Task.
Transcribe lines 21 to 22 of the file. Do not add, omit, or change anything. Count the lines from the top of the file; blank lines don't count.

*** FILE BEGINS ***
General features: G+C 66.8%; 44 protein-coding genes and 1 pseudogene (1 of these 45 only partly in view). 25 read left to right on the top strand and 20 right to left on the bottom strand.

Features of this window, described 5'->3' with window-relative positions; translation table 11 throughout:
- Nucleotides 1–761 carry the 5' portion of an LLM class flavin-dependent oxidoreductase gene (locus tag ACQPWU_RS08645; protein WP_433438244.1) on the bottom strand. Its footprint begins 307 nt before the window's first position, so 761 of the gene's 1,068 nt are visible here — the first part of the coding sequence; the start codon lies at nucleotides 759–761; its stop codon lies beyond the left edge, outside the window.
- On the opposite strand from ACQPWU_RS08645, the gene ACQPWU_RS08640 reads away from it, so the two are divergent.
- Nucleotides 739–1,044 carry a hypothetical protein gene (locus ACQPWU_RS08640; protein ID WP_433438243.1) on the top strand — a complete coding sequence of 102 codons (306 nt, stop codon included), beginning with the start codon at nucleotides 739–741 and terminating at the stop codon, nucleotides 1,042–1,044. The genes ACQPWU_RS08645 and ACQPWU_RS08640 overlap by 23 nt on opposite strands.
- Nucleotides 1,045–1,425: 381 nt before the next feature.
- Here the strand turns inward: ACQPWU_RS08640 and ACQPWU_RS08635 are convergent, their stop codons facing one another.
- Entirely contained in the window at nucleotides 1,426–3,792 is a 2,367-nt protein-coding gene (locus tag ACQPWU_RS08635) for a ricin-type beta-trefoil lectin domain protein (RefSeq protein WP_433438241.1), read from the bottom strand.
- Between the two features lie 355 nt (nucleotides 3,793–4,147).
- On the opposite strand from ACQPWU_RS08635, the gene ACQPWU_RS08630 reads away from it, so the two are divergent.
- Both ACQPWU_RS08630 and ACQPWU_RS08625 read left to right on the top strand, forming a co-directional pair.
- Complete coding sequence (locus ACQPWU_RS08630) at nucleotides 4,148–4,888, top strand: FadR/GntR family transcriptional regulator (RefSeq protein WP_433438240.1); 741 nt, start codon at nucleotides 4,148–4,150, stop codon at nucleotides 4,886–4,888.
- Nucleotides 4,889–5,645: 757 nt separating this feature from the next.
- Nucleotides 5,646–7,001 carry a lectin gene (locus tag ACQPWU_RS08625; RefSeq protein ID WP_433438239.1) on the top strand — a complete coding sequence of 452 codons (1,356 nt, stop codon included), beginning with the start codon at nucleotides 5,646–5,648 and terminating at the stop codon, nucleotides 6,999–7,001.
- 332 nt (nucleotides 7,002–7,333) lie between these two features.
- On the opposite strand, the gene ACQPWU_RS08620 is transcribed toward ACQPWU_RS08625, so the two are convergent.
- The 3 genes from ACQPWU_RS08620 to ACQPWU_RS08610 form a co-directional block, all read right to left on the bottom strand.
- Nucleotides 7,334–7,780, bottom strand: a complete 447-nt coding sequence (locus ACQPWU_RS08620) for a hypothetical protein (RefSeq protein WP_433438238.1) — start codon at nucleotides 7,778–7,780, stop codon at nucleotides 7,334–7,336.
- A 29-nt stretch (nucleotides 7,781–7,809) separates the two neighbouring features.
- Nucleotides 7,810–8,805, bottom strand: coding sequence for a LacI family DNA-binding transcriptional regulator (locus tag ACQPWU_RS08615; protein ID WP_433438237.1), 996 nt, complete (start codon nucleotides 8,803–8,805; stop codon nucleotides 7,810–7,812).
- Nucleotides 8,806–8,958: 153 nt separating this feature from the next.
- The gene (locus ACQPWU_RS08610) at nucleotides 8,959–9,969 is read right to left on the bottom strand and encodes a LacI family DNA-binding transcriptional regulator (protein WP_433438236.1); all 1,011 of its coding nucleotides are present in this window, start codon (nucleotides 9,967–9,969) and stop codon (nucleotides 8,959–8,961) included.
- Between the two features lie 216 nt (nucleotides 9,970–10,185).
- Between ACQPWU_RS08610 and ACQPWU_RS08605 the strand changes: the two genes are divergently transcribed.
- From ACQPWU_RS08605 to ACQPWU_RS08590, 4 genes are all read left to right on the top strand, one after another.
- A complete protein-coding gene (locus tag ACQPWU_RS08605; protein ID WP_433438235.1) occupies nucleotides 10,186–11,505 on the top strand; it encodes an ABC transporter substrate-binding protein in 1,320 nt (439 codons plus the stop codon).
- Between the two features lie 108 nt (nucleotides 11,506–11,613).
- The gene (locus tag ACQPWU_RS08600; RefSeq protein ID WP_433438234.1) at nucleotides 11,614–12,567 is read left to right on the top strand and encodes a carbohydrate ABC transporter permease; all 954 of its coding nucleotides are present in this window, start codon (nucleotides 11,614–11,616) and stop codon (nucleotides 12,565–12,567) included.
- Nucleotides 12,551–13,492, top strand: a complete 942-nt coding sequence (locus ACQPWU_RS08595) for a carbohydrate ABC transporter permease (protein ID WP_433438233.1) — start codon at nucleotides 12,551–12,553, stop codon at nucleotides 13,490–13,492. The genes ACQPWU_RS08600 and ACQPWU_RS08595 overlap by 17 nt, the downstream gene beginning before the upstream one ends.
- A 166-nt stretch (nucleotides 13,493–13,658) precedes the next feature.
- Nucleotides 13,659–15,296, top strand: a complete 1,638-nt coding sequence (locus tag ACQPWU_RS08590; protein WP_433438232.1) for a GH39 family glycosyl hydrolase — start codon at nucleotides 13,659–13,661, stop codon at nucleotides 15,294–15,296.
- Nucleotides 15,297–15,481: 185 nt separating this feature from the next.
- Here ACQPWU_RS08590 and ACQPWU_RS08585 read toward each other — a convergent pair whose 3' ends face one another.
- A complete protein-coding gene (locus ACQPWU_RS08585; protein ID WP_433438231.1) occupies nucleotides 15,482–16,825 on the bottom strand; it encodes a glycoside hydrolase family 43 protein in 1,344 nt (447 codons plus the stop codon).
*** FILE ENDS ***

- Nucleotides 8,806–8,958: 153 nt separating this feature from the next.
- The gene (locus ACQPWU_RS08610) at nucleotides 8,959–9,969 is read right to left on the bottom strand and encodes a LacI family DNA-binding transcriptional regulator (protein WP_433438236.1); all 1,011 of its coding nucleotides are present in this window, start codon (nucleotides 9,967–9,969) and stop codon (nucleotides 8,959–8,961) included.